India voices from the landless march

Fuishi Bai of the Baiga tribal community in Madhya Pradesh, India
Image caption Fuishi Bai is one of the thousands of landless tribespeople marching to Delhi

Tens of thousands of India's landless poor are marching from Gwalior city, in Madhya Pradesh, to the capital, Delhi, braving intense heat, surviving on one meal a day and sleeping on the roadside at night, demanding their right to land. The BBC Hindi's Divya Arya caught up with the protesters in Rajasthan to find out why they feel entitled to land?


I was born into the Baiga tribal community in Madhya Pradesh's jungles. We depend on the jungle for our livelihood, food and shelter, which is why we consider it to be our land. But last year, forest officials told us that this amounted to illegal occupation and we were asked to leave that land.

Some of our homes were demolished and others were burnt, so now we live on someone's land in a village, always in fear of being removed by the police or the forest authorities.

We still depend on the forest for wood and we don't want to leave this area. My son too doesn't want to move to the city.

We are demanding a document from the government that declares us as the owner of our forest land, so that we can live our lives without fear.


I belong to the Oram tribal community and I live in Orissa's Birmitrapur town, which is also home to Asia's second largest limestone company, the Bisra Stone and Lime Company.

Around 35 years ago, this company, which was set up in 1908, began mining on what we believe is our land. So we had to leave. But, we did not get any compensation or alternate land in return.

My family lost 3.5 acres (1.4 hectares) of land, but we were lucky to keep 8 acres (3.2 hectares) of land on which we grow rice for a living.

But many others were left with nothing. They had to pack their bags and migrate to big cities like Delhi, where their children do menial jobs to make ends meet.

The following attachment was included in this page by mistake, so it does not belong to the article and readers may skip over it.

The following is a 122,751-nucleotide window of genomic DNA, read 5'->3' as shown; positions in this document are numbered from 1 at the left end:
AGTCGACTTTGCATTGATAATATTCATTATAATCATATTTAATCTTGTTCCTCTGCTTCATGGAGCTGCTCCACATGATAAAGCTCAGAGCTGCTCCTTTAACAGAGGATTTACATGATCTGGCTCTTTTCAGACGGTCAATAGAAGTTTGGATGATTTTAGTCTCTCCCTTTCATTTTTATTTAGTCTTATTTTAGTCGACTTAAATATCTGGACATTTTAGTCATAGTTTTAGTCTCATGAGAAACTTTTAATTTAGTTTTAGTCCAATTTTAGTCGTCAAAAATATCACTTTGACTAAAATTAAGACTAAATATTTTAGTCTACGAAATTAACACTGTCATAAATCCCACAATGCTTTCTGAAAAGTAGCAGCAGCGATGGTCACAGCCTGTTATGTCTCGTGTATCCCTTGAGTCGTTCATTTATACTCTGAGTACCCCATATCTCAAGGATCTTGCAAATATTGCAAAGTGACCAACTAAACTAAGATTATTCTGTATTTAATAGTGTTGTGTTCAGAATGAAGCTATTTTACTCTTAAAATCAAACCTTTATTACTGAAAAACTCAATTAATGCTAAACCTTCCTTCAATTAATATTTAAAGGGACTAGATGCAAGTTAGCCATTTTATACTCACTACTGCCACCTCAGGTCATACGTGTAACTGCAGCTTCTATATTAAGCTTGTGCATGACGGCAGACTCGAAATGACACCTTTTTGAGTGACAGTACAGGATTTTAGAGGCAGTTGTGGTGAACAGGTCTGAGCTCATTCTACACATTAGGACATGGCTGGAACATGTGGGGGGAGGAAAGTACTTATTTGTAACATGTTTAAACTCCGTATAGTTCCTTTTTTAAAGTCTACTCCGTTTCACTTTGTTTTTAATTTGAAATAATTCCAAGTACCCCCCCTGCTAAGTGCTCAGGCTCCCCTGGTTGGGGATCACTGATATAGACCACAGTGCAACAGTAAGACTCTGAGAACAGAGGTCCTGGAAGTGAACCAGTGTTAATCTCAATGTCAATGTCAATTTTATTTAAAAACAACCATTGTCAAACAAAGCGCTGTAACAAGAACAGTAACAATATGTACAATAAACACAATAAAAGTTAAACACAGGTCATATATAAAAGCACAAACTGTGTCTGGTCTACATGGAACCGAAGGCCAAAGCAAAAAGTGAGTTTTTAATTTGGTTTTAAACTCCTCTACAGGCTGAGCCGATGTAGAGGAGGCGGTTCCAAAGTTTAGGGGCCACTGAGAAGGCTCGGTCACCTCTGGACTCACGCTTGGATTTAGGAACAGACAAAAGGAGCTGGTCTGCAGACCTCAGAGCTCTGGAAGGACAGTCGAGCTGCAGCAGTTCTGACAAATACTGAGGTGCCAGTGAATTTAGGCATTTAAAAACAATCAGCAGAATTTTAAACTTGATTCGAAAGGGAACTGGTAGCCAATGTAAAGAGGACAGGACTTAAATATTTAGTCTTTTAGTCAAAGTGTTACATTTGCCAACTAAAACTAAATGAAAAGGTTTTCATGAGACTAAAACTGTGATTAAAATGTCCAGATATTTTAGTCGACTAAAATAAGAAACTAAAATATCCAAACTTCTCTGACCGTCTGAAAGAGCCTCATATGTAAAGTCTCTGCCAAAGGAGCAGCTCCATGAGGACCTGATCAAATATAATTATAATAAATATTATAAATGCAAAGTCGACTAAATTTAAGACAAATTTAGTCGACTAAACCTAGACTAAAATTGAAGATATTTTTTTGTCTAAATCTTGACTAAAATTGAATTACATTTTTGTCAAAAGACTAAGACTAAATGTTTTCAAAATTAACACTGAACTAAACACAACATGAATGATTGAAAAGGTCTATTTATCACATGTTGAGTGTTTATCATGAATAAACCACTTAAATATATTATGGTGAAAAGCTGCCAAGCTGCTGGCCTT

I have brought together as a group those who lost their land. We are a group of 82 families who lost 175 acres (70.82 hectares) of land and we live in the hope that some day we might get our land back.


I belong to the lower Sahariya caste.

We move from one village to another, looking for work as daily wage-earners on farms, construction sites and stone-crushing units. We are given a place to stay by our employers and when work ends, we are asked to leave. So we usually stay in one place for only two to four months.

If we were able to get land, we could stay in one place and educate our children, and that would help them build a better life for themselves.

I have three sons, but they don't have a place they can call home.

One of my sons moves with me, the second works with a contractor in a nearby village and lives on his land, and the third drives an ambulance in a city and lives in a rented room there.


We are tribespeople and live in a hut near a canal. The land belongs to the government and we are often threatened by the police who want us to vacate it. Even the people who own the fields nearby intimidate us.

My parents lived like this yet, sadly, we are still considered to be illegal occupants.

We are very poor - my sons are labourers, my husband is a grass-cutter and I tattoo women to make ends meet. We want the government to declare us as the legal occupants of this land.

There is a government scheme called the Indira Aawaas Yojana, which is meant to help people who live below the poverty line construct homes.

But since we don't have any land, we cannot benefit from schemes like these.

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